Charger Recommendation for LiFePO4 backup system.

再生可能 エネルギー

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I plan to build a 12 V LiFePO4 backup system to power a refrigerator.
I would like to run my refrigerator off grid during peak hours (4 p to 12 am, or 8 hours).
I plan to build a system based on 280 Ah Cells, and have a maximum discharge of 80%.

I plan to charge the battery during off peak hours, or for 16 hours a day.
So the charge rate in this case would be: (280 Ah) x (80 %) / (16) = 14 Ah.
Charging rate would be: 14 Ah / 280 Ah = 0.05 C charge rate.

I noticed some type of car battery trickle device such as:
but I wonder if this is the way to go?

- So what charger would you recommend for my application?
 

sunshine_eggo

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Given that you've calculated you need 14A of charging, two of the options you've listed can't provide that; however, you don't need to charge the entire capacity in 16 hours.

Assuming this is a typical residential fridge, you are looking to provide about 800Wh of energy per day.

280Ah * 3.2V * 4 = 3584Wh = 4.48X the amount of energy you need on a daily basis, so you're only looking to restore 62.5Ah over that 16 hour period, not 280Ah. You only need a 4A source.

IMHO, given the low amount of discharge, to maximize life, I would simply "float" the battery at 13.6V. This would gently charge it to 95% SoC and likely improve the already ridiculous cycle life.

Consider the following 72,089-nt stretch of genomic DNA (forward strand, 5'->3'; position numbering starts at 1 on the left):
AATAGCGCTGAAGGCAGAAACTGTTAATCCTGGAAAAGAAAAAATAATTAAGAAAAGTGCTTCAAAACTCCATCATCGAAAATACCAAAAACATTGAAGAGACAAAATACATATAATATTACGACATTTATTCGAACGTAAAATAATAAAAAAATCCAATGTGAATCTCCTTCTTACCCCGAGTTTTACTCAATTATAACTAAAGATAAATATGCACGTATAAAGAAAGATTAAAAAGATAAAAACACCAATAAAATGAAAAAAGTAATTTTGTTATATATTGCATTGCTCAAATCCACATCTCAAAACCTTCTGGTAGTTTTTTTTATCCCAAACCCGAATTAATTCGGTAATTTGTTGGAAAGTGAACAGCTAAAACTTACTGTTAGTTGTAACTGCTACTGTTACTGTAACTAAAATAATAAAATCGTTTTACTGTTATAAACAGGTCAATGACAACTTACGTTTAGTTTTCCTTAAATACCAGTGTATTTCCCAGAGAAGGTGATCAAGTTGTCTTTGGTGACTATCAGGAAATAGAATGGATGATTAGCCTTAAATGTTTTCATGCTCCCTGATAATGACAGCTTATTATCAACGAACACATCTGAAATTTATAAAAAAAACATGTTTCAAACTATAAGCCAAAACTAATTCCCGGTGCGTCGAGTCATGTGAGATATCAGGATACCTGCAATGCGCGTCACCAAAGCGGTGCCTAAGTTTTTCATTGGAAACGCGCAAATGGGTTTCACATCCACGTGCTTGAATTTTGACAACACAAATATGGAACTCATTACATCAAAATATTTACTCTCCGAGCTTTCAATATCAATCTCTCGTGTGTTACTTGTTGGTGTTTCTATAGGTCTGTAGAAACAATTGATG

There is a 15A version of this converter for $129:


It can operate as both a 14.6V bulk, 13.8V absorp and 13.2V float charger OR it can operate as a constant voltage supply.
 

再生可能 エネルギー

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@sunshine_eggo thank you for your reply.

Thank you for pointing out the PowerMax converter device.
This would be a perfect way to keep the battery charged.

I checked my refrigerator and the compressor power is about 190 W.
I am now running a Wattmeter for a full day to determine the daily consumption.
I noticed when re-starting my refrigerator that the defrosting ran for about 30 minutes consuming 390 W.

I plan to use this project as a base framework for developing larger power generators.
In particular, I would to monitor the consumption using a Modbus power meter (based on this design).

Modbus Power Meter .jpg
I would like also to develop some battery control mechanism to stop the battery charging when completed,
and to disconnect the load when the battery charge is too low and switch back the load to the grid.
 
Last edited:

JoeHam

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Dec 30, 2019
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I would suggest using the sun to charge it 😎.

Can you install solar panels or is that not an option?
 
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